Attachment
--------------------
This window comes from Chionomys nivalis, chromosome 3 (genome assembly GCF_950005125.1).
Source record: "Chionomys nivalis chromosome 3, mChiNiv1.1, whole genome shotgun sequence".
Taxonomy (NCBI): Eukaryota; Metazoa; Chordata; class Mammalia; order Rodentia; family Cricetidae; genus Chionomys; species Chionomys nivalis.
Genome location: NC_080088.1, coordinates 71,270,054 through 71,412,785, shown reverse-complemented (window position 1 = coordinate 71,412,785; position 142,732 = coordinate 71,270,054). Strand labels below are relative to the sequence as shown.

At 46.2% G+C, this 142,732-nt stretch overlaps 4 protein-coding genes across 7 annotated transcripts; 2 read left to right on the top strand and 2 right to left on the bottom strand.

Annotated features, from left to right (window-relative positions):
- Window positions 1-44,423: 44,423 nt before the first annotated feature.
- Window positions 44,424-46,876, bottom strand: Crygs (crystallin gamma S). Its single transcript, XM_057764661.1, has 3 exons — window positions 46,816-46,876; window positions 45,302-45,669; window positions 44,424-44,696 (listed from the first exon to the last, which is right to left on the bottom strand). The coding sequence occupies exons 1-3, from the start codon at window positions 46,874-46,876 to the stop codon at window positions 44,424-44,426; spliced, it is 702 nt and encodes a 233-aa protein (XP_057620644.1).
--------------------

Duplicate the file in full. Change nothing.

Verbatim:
This window comes from Chionomys nivalis, chromosome 3 (genome assembly GCF_950005125.1).
Source record: "Chionomys nivalis chromosome 3, mChiNiv1.1, whole genome shotgun sequence".
Taxonomy (NCBI): Eukaryota; Metazoa; Chordata; class Mammalia; order Rodentia; family Cricetidae; genus Chionomys; species Chionomys nivalis.
Genome location: NC_080088.1, coordinates 71,270,054 through 71,412,785, shown reverse-complemented (window position 1 = coordinate 71,412,785; position 142,732 = coordinate 71,270,054). Strand labels below are relative to the sequence as shown.

At 46.2% G+C, this 142,732-nt stretch overlaps 4 protein-coding genes across 7 annotated transcripts; 2 read left to right on the top strand and 2 right to left on the bottom strand.

Annotated features, from left to right (window-relative positions):
- Window positions 1-44,423: 44,423 nt before the first annotated feature.
- Window positions 44,424-46,876, bottom strand: Crygs (crystallin gamma S). Its single transcript, XM_057764661.1, has 3 exons — window positions 46,816-46,876; window positions 45,302-45,669; window positions 44,424-44,696 (listed from the first exon to the last, which is right to left on the bottom strand). The coding sequence occupies exons 1-3, from the start codon at window positions 46,874-46,876 to the stop codon at window positions 44,424-44,426; spliced, it is 702 nt and encodes a 233-aa protein (XP_057620644.1).